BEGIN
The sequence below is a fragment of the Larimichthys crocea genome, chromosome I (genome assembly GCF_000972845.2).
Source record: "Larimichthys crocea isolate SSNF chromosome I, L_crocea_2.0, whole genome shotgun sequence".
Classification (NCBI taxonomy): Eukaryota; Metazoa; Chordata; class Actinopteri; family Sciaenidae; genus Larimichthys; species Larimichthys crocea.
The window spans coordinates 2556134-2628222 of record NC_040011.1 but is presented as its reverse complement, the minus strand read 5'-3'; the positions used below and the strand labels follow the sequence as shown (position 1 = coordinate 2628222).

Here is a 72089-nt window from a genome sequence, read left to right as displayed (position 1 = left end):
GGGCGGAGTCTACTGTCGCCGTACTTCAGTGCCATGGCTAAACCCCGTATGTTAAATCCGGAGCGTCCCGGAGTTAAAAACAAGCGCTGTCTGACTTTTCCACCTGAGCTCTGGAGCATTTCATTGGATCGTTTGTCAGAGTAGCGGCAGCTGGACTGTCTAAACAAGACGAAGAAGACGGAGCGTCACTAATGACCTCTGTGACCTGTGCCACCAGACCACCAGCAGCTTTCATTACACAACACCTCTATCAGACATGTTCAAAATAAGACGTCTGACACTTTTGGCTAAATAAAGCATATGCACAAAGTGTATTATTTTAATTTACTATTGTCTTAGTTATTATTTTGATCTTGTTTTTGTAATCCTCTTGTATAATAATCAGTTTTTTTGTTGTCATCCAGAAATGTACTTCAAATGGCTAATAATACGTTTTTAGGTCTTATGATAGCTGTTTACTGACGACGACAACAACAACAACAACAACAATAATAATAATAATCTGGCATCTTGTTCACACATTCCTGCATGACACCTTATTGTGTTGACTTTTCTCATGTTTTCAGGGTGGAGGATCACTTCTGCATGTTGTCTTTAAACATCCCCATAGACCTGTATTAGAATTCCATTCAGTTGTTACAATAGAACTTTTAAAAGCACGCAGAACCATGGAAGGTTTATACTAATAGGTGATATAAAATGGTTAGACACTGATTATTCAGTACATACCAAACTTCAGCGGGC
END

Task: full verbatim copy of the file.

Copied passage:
The sequence below is a fragment of the Larimichthys crocea genome, chromosome I (genome assembly GCF_000972845.2).
Source record: "Larimichthys crocea isolate SSNF chromosome I, L_crocea_2.0, whole genome shotgun sequence".
Classification (NCBI taxonomy): Eukaryota; Metazoa; Chordata; class Actinopteri; family Sciaenidae; genus Larimichthys; species Larimichthys crocea.
The window spans coordinates 2556134-2628222 of record NC_040011.1 but is presented as its reverse complement, the minus strand read 5'-3'; the positions used below and the strand labels follow the sequence as shown (position 1 = coordinate 2628222).

Here is a 72089-nt window from a genome sequence, read left to right as displayed (position 1 = left end):
GGGCGGAGTCTACTGTCGCCGTACTTCAGTGCCATGGCTAAACCCCGTATGTTAAATCCGGAGCGTCCCGGAGTTAAAAACAAGCGCTGTCTGACTTTTCCACCTGAGCTCTGGAGCATTTCATTGGATCGTTTGTCAGAGTAGCGGCAGCTGGACTGTCTAAACAAGACGAAGAAGACGGAGCGTCACTAATGACCTCTGTGACCTGTGCCACCAGACCACCAGCAGCTTTCATTACACAACACCTCTATCAGACATGTTCAAAATAAGACGTCTGACACTTTTGGCTAAATAAAGCATATGCACAAAGTGTATTATTTTAATTTACTATTGTCTTAGTTATTATTTTGATCTTGTTTTTGTAATCCTCTTGTATAATAATCAGTTTTTTTGTTGTCATCCAGAAATGTACTTCAAATGGCTAATAATACGTTTTTAGGTCTTATGATAGCTGTTTACTGACGACGACAACAACAACAACAACAACAATAATAATAATAATCTGGCATCTTGTTCACACATTCCTGCATGACACCTTATTGTGTTGACTTTTCTCATGTTTTCAGGGTGGAGGATCACTTCTGCATGTTGTCTTTAAACATCCCCATAGACCTGTATTAGAATTCCATTCAGTTGTTACAATAGAACTTTTAAAAGCACGCAGAACCATGGAAGGTTTATACTAATAGGTGATATAAAATGGTTAGACACTGATTATTCAGTACATACCAAACTTCAGCGGGC